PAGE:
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灰から、新しいパソコン

Thu 9 Sep 2010 by mskala Tags used:

Geekery below. This entry is in English notwithstanding the title, which is supposed to mean "from ashes, a new computer."

I'm on the way to fixing the PC woes mentioned in the previous entry. Had a bit of a revelation, which I felt like sharing.

First, some history. My first Linux computer was named ruby, and it was an EISA 486DX/33 purchased by my parents. It dual-booted Linux and OS/2, as you could probably have guessed. That was what I did my computing on through the 90s. Toward the end of that era I also bought and briefly used a 386SX laptop unofficially named uranium, but since it ran DOS, it doesn't count.

Around 1999 I bought a dual-CPU Celeron 433 based on the now-classic Abit BP6 motherboard, named diamond. I scrapped the 486, and doled out most of its parts to members of the Edifying Fellowship. I did a lot of good computing on that machine, including all the experimental work for my Master's thesis, and I took it with me to Waterloo and it served as my main home computer until about 2004.

Circa 2004 I embarked on the great project of building, from scratch, an aluminum geodesic sphere computer case of my own design. That was a great project and I had fun with it, but I made at least one serious design error and two execution errors. The design error: the thing just wasn't built to be maintainable. Important parts were under other important parts so that the whole thing had to come apart like a Chinese puzzle, each piece removed in exactly the right order to free other pieces, on any change. It was meant to be built once and then stay together permanently. The first execution error: incorrect bend allowances on some folded metal strips making up the frame, with the result that the upper dome of the case would never really fit right on the lower dome, and the plastic panels which were supposed to fill in the triangular spaces making up the dome, became much harder to fabricate because each of them (I think there were planned to be 80 - I have the thing in front of me but it's hard to count) had to be its own unique shape.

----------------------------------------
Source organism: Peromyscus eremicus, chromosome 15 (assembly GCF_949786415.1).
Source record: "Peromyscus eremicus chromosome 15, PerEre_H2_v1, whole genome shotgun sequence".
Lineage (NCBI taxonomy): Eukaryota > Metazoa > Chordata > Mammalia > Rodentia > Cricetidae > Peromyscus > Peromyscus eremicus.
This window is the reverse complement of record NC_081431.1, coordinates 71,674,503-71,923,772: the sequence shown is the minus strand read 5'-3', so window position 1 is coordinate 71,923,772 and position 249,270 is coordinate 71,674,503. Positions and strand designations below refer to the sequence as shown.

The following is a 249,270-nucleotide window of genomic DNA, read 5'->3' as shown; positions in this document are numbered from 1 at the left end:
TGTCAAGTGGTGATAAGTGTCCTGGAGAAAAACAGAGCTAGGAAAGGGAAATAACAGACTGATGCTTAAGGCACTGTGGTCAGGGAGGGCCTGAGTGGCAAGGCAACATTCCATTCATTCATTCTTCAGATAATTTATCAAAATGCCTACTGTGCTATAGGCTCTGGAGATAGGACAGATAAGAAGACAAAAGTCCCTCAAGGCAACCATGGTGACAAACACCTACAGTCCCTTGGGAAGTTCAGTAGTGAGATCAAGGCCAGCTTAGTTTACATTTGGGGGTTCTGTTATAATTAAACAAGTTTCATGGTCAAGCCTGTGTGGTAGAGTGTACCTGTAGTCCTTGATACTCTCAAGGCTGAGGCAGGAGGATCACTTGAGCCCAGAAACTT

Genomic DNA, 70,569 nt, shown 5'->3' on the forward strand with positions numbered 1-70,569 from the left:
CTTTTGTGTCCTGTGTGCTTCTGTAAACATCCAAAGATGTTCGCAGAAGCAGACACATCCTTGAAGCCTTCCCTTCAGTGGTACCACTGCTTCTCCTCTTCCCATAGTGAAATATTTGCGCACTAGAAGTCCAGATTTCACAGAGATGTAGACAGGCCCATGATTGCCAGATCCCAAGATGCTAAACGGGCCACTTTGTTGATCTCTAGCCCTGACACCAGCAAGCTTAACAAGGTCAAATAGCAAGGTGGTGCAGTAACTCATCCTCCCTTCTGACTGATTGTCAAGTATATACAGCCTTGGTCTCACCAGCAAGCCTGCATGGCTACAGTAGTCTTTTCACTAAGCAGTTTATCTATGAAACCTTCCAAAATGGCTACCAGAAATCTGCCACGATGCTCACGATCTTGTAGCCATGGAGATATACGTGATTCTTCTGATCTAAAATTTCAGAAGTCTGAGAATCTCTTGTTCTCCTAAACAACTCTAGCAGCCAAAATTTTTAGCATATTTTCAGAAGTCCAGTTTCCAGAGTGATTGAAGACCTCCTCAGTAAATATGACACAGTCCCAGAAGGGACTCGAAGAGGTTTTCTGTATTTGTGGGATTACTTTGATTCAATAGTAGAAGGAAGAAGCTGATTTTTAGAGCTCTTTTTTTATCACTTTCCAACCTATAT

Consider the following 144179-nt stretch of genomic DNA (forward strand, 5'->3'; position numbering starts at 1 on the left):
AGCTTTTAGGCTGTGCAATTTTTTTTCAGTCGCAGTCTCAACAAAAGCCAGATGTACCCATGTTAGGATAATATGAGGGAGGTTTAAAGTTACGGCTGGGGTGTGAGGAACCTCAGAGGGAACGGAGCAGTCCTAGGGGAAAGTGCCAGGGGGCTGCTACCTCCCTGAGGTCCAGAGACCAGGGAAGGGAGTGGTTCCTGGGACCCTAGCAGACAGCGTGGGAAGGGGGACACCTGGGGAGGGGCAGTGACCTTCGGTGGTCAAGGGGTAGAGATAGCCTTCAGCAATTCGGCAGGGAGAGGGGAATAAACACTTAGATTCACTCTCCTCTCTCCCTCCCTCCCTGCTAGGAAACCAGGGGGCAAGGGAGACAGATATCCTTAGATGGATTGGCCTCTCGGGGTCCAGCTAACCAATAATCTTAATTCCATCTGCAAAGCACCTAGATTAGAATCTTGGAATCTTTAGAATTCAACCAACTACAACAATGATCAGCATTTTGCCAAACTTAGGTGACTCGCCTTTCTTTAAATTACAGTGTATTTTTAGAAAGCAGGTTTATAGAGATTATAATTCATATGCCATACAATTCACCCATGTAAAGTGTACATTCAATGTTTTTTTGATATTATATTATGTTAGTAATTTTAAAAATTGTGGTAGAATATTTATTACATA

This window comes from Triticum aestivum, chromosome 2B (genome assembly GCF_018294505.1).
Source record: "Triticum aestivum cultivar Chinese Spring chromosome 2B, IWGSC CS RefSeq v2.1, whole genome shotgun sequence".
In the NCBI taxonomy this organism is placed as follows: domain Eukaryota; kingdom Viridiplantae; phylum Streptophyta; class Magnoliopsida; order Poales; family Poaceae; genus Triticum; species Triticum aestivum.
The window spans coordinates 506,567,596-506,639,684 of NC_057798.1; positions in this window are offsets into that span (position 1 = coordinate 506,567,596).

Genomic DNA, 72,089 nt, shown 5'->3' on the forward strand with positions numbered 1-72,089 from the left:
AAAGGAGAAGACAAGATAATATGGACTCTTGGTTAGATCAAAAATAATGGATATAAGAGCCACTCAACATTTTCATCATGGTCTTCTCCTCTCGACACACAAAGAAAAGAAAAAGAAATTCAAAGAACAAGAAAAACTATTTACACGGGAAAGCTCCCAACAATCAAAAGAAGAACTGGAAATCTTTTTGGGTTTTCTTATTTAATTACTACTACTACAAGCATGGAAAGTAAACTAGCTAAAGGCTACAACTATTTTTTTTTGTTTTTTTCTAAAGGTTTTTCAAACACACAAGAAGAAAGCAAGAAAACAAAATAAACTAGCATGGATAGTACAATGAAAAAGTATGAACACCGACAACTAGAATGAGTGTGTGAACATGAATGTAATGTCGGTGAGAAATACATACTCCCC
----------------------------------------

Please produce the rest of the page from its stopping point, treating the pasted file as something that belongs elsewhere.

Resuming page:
The second and more serious execution error: I put computer parts inside and got it up and running as soon as I could, instead of waiting until the case was finished. Obvious consequence: in the 6 years or so since that time, the case never did get finished. I have had incomplete parts of it sitting around my apartment that whole time, and the chassis itself sitting open and exposed, with dust growing thick inside the power supply. I had fond hopes of putting up a Web site with all the plans, and photos of the finished product, and getting it featured on Slashdot, and so on, but I couldn't do any of that until I finished it and I never did finish it.

So that was opal, my main computer from 2004 until last night, when it died. If diamond was the machine that got me through my Master's, opal was the machine that got me through my PhD. The older machine, diamond, got a new DVD burner and became a backup server. It gradually decayed; I eventually had to remove one of its CPUs to improve reliability, and that was when I discovered that the yahoos I bought it from had stuck an inventory-control sticker between each CPU and its heat sink, which can't have been good for reliability or thermal performance. A few months ago I tried to boot it up, it appeared that the remaining CPU had gone bad as well, and it was actually on my to-do list for this week to try to get it running again long enough to run another round of archives. Not really backups, I'm doing backups mostly in other ways now, but I still want the DVD burner for archiving.